(L to R) 1914-15 Star; British War Medal; Allied Victory Medal; 1939-45 Defence Medal; Territorial Force Efficiency Medal; Imperial Service Medal
William was born in around 1876. We don't know anything about his family. He grew up in the town of Hawick, in the county of Roxburghshire in the Scottish Borders. He worked as a Telegraphist for the General Post Office (GPO), and joined the 1st Roxburgh and Selkirk Rifles. This was a Volunteer unit that trained in the evenings and at weekends. We don't know when he first enlisted.
At some point William was transferred to Manchester by the GPO. He wanted to continue his Volunteer service, so he joined the 4th Volunteer Battalion of The Manchester Regiment in November 1898. When the Territorial Force was created in April 1908 this became the 7th Battalion of the Manchester Regiment. William was given the service number 145.
William's service in the Volunteers and the Territorial Force was recognised when he was awarded the Territorial Force Efficiency Medal for twelve year's service. He held the rank of Corporal when he received this medal.
William got married in 1914, before the 7th Battalion went on its annual camp in June. His colleagues congratulated him in the Regimental Gazette and wished him luck! By this time he held the rank of Colour Sergeant, and had been nicknamed 'Sandy'.
The First World War broke out in August, and William went overseas with the 7th Battalion as a Company Quartermaster Sergeant (CQMS). William arrived in Khartoum in Sudan in November 1914, and then took part in the invasion of Gallipoli in May 1915. He was promoted to Regimental Quartermaster Sergeant (RQMS) whilst he was there.
William was wounded shortly before Gallipoli was evacuated in January 1916 and sent to England to recover in hospital. After this he spent some time with the 7th Battalion's Reserve unit (the 3/7th) and then was posted to the 3/5th Battalion of The Cheshire Regiment. This meant he was given a new service number: 242868.
By the 31st July 1917 William had fallen sick, and he was discharged from the Army because he was 'physically unfit for war service'. He was awarded a Silver War Badge with the serial number 124639 to show that he had been honourably discharged.
William went back to his job at the GPO in Manchester, and joined the 7th Battalion's Old Comrade's Association (OCA) so that he could keep in touch with his friends and comrades.
William kept working as a Telegraphist and a Sorting Clerk at the Manchester Telegraph Office until November 1935 when he retired. On the 11th November he was awarded the Imperial Service Medal to mark 25 years in the Civil Service. Sadly William's mother had died just a few months before.
Throughout the 1920's and 1930s William was a regular attendee at reunion dinners and other 7th Battalion events. The 7th Battalion's old Drill Hall in Burlington Street, Manchester was closed on the 19th September 1931, and William played an important part in the ceremony when he laid a wreath at the War Memorial.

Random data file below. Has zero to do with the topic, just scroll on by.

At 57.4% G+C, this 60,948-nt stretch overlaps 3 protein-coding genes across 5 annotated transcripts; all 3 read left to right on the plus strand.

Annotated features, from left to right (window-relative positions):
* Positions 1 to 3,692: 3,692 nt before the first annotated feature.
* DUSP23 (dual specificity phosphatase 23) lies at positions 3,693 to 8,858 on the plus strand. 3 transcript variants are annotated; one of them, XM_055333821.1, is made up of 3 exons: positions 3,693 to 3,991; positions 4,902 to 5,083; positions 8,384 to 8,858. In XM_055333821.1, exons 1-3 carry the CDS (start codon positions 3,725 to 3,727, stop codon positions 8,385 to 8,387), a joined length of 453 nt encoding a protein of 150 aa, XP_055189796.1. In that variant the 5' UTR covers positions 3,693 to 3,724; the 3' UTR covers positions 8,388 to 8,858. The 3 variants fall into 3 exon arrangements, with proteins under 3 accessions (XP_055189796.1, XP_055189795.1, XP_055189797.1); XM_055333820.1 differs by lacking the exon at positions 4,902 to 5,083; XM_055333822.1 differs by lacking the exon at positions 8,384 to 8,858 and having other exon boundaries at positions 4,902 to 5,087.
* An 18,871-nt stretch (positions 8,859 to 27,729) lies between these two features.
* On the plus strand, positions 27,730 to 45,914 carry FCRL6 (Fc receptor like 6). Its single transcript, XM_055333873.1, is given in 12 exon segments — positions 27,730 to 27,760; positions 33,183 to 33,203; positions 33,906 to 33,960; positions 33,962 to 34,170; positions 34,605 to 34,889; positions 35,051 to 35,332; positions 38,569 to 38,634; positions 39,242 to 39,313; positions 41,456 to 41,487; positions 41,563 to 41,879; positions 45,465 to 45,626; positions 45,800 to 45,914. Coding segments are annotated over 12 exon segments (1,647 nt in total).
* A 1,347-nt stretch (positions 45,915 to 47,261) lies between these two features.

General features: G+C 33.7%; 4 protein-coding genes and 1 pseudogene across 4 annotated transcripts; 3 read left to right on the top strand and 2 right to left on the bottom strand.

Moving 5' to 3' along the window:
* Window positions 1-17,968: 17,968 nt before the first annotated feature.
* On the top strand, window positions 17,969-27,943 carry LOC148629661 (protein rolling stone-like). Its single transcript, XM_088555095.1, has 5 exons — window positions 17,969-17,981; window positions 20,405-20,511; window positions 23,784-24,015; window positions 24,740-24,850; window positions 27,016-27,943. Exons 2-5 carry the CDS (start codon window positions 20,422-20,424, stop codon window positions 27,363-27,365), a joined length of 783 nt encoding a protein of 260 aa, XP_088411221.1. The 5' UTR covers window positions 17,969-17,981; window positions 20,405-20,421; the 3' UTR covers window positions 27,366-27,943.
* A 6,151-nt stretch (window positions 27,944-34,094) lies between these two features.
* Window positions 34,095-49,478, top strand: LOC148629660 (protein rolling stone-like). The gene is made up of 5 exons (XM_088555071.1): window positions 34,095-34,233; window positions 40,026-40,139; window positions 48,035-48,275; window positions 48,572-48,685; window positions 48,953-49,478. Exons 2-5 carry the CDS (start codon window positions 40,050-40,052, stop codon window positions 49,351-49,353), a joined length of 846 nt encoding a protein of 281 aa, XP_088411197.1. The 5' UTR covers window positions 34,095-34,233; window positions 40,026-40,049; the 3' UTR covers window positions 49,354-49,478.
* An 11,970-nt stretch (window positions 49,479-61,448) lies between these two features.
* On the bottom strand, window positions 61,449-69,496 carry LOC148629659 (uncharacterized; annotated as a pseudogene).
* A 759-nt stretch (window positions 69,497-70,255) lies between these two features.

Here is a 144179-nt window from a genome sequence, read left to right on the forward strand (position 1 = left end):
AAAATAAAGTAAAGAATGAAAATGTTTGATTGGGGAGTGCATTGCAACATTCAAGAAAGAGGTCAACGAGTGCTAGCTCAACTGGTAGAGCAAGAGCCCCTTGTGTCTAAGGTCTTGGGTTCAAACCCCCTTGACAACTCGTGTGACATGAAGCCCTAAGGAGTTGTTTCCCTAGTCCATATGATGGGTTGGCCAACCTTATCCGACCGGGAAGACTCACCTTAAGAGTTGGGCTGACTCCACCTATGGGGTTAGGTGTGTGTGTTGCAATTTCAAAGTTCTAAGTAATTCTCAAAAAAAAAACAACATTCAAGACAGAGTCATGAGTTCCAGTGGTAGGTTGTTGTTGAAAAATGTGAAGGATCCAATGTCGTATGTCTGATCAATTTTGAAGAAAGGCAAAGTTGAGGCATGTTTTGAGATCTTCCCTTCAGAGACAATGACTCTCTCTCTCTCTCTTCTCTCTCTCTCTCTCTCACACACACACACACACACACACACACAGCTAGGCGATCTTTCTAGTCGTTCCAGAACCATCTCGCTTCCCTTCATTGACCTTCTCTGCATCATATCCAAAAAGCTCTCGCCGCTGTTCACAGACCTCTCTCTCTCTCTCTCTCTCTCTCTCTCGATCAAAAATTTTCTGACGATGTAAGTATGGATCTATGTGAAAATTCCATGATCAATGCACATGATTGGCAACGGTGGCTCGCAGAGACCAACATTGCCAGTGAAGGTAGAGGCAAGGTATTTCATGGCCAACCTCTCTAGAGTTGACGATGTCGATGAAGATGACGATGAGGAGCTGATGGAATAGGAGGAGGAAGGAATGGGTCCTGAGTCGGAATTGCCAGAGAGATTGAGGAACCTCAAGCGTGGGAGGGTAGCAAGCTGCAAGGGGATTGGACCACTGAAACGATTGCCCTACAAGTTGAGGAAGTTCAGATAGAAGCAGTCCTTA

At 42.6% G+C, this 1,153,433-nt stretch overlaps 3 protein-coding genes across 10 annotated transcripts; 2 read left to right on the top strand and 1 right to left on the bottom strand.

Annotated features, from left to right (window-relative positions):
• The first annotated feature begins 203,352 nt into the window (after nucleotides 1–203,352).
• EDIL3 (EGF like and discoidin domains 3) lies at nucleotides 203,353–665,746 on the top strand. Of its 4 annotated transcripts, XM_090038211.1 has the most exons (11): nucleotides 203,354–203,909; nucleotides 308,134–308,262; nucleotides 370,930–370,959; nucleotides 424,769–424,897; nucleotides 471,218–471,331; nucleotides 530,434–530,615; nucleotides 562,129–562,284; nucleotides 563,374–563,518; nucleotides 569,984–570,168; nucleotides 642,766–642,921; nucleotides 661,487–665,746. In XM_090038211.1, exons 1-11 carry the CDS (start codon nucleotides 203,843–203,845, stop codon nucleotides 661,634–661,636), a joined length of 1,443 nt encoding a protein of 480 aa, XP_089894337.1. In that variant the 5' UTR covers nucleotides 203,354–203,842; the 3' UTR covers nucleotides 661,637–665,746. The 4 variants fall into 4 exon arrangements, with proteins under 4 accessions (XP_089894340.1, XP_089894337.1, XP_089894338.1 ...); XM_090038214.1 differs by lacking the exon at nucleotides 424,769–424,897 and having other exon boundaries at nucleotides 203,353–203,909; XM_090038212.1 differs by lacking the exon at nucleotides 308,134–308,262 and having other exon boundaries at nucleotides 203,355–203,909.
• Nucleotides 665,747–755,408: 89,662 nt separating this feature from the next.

After he retired William took on more responsibilities with the OCA. In 1931 he was elected as an auditor for the Association. He attended numerous events as a representative of the 7th Battalion OCA. Many of these were the funerals of members, but there were happier responsibilities too. The Governor -General of Sudan; General Sir Francis Wingate had been very impressed by the 7th Battalion when they were stationed in Khartoum in 1914 and became their Honorary Colonel. He was very popular with the Battalion and William was one of the OCA members chosen to meet him and his wife when they made a very rare trip to Manchester in 1931. He also visited them in London on their 50th wedding anniversary in June 1938.
In 1936 William returned to Gallipoli to visit the graves and memorials there on behalf of the 7th Battalion. He had not forgotten his origins though, and also laid a wreath for the 4th Battalion of the King's Own Scottish Borderers, the new name for the 1st Roxburgh and Selkirk Rifles.
When the position of Honorary Secretary of the 7th Battalion Old Comrades Association became vacant in early 1939 William was elected to fill it. It was now his job to organise reunions and keep members informed of the activities of their friends and comrades. When he was elected William was living at 11 Reynell Road in Levenshulme, Manchester. He held this job all through the Second World War until he retired in late 1946. He was replaced by Fred Bamber. The OCA Treasurer during almost all of William's time as Honorary Secretary was Robert Campbell. Both men's medals are also in the Museum of the Manchester Regiment collection.
William was a very popular and highly respected Honorary Secretary. His comrades remembered his rimless spectacles and often referred to him as a 'kinsman of the Bold Buccleuch'. Although they had the same surname we don't know whether he was actually related to this Scottish noble family.
William died on the 22nd April 1949, aged 73. His funeral was held 5 days later at St Agnes Parish Church in Longsight and at Manchester Crematorium. Many of his old comrades were present to say goodbye.
William left his medals to the Museum of The Manchester Regiment.